Late last month the Supreme Court of the United States opened the door to a potential sea change in personal jurisdiction over corporate entities. In Mallory v. Norfolk Southern Railway Company, the Court held that any corporation registered to do business in a state which requires out-of-state businesses to consent to general personal jurisdiction waives its right to assert a Due Process challenge to jurisdiction in that state. Thus, businesses registered to do business in such states can be sued there, even if none of the events underlying the lawsuit took place in that state.
The decision has immediate implications for entities registered to do business in Pennsylvania, Georgia, Iowa, Kansas, and Minnesota, which each currently condition registration on consent to jurisdiction. Companies should be thoughtful about their decision to register in these states, as it could have unexpected litigation consequences. And businesses should remain vigilant to legal changes, as other states may revise their statutory schemes to exploit the Court’s decision.
In Mallory, the plaintiff was employed by Norfolk Southern in Ohio and Virginia. After Mallory was diagnosed with cancer, he filed suit against the company. Although formerly a Pennsylvania resident, Mallory was a Virginia resident at the time of the suit. Yet he sued Virginia-based Norfolk Southern in Pennsylvania—a jurisdiction with no real connection to the claims, but noted for its favorability to plaintiffs. To support personal jurisdiction, Mallory unearthed a Pennsylvania statute requiring that businesses registered to do business in Pennsylvania agree to appear in the Commonwealth’s courts on “any cause of action” against them.
The Supreme Court of Pennsylvania held that the exercise of personal jurisdiction based on that statute violated Norfolk Southern’s Due Process rights under the Supreme Court’s earlier decisions in International Shoe Corp. v. Washington and its progeny, including Daimler A.G. v. Bauman. International Shoe famously held that parties are subject to specific personal jurisdiction (i.e., over claims arising out of the defendant’s forum-state contacts) only when they have sufficient contacts with the forum state to reasonably anticipate being haled into court there. Daimler, decided by the Court in 2014, held that corporations are subject to general personal jurisdiction (i.e., over any claim) only in those states in which they are “at home.” In all but the most exceptional cases, that is limited to the state of the entity’s organization and of its principal place of business.
The U.S. Supreme Court’s Decision
The U.S. Supreme Court reversed the Pennsylvania Supreme Court. In a fractured decision, the Court held that the Due Process concerns of International Shoe and Daimler were not implicated. Rather, those decisions did not apply because there is another ground for jurisdiction—consent. The Court largely based its decision on a long-ignored 1917 decision that held that there are no Due Process concerns when a corporation consents to jurisdiction under the state’s statute governing registration to do business. Applying that decision to Mallory’s claim, the Court held that Norfolk Southern—by registering to do business in a state that expressly provided that registration was sufficient for general personal jurisdiction—consented to jurisdiction in Pennsylvania. Accordingly, the Court said, Norfolk Southern waived its right to assert an International Shoe- or Daimler-based Due Process argument against personal jurisdiction.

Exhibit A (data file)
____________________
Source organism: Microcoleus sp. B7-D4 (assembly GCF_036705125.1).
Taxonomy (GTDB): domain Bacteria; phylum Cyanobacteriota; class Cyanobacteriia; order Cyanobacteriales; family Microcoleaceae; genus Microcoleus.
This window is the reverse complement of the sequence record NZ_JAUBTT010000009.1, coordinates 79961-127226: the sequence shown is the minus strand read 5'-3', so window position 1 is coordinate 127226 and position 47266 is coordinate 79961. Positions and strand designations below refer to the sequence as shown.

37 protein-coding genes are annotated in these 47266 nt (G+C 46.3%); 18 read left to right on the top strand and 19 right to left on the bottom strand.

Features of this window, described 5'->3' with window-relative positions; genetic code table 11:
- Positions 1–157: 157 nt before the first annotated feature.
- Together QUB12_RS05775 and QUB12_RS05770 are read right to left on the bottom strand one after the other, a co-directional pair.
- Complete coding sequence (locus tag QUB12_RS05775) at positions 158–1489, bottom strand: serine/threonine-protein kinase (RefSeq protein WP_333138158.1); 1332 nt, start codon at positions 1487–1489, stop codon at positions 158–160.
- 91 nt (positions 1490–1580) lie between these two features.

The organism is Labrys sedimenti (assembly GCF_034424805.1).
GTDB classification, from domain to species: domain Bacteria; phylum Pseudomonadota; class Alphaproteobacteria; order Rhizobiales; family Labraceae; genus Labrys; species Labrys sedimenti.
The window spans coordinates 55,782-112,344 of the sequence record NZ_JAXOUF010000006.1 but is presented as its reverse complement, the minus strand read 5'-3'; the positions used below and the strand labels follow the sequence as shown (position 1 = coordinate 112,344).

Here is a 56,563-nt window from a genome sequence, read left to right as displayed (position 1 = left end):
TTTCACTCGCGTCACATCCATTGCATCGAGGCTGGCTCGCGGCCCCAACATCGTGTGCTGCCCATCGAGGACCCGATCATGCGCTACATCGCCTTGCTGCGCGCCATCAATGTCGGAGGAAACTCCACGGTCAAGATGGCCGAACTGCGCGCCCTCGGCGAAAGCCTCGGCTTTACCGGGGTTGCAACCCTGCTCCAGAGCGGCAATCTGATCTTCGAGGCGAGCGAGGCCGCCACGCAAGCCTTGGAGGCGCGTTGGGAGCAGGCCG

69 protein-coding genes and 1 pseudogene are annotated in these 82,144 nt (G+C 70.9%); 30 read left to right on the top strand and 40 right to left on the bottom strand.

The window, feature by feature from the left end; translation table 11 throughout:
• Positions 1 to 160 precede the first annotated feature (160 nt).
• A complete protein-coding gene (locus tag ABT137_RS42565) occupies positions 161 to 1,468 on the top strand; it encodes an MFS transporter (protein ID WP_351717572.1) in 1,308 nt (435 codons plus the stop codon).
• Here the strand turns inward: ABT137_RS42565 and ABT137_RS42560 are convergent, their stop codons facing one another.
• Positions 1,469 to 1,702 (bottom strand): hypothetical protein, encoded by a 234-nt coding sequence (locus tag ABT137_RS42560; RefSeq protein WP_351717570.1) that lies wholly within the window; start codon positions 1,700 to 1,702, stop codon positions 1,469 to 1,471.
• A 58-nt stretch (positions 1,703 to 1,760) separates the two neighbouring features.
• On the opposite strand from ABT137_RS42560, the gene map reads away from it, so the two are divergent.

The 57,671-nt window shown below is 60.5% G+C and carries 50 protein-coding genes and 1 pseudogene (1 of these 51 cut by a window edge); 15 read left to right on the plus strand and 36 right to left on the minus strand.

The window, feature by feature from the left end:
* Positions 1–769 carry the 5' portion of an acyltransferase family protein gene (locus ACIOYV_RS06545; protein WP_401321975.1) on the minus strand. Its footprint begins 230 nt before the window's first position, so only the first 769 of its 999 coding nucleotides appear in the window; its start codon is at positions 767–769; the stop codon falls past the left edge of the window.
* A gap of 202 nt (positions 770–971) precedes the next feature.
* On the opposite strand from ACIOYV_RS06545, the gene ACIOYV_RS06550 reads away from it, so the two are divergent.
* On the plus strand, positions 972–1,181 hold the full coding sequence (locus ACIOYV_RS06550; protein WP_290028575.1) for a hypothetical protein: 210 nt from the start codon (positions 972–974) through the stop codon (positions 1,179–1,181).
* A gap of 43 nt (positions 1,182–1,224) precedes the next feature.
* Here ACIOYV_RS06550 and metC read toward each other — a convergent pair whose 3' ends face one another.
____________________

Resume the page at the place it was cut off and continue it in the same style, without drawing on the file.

While companies routinely enter into contracts where they expressly waive or consent to being haled into an out-of-state forum, legislatively mandated consent is peculiar. Indeed, every state requires that entities register to do business to tap the state’s commercial market. Under the Court’s decision, that simple, seemingly ministerial act could have wide-ranging consequences for corporations’ exposure to lawsuits across the country. Justice Barrett’s dissent in Mallory warns that the decision could open the door for other states to gut Daimler and International Shoe by requiring consent to general personal jurisdiction as a condition of doing business in the state’s market.
Although the Due Process protections provided by International Shoe and Daimler are no longer available to corporate defendants in consent-by-registration jurisdictions, Justice Alito’s concurring opinion suggests that such legislative consent could be open to challenge under the Dormant Commerce Clause. Since that issue was not before the Court, though, it was left for remand in Pennsylvania, leaving the prospect that the case could again arrive in the U.S. Supreme Court for review.
In the meantime, companies should consider Mallory’s impact on their business registration decisions, particularly the risks of litigating in a consent-by-registration jurisdiction. For now, there are only a handful of consent-by-registration states. But alert companies should keep an eye on legislative developments in the states where they are registered to do business to see if consent-by-registration proposals change their risk tolerance for being registered in that state.
 Mallory v. Norfolk S. Ry. Co., 600 U.S. ___, 2023 WL 4187749, at *16 n.1 (2023) (Alito, J., concurring in part and concurring in the judgment).
 42 Pa. Cons. Stat. § 5301(a)(2)(i), (b).
 Pa. Fire Ins. Co. v. Gold Issue Mining & Milling Co., 243 U.S. 93, 95 (1917).
 Mallory, 600 U.S. ___, 2023 WL 4187749, at *20 (Barrett, J., dissenting)
 Id. at *14, 18-19 (Alito, J., concurring in part and concurring in the judgment).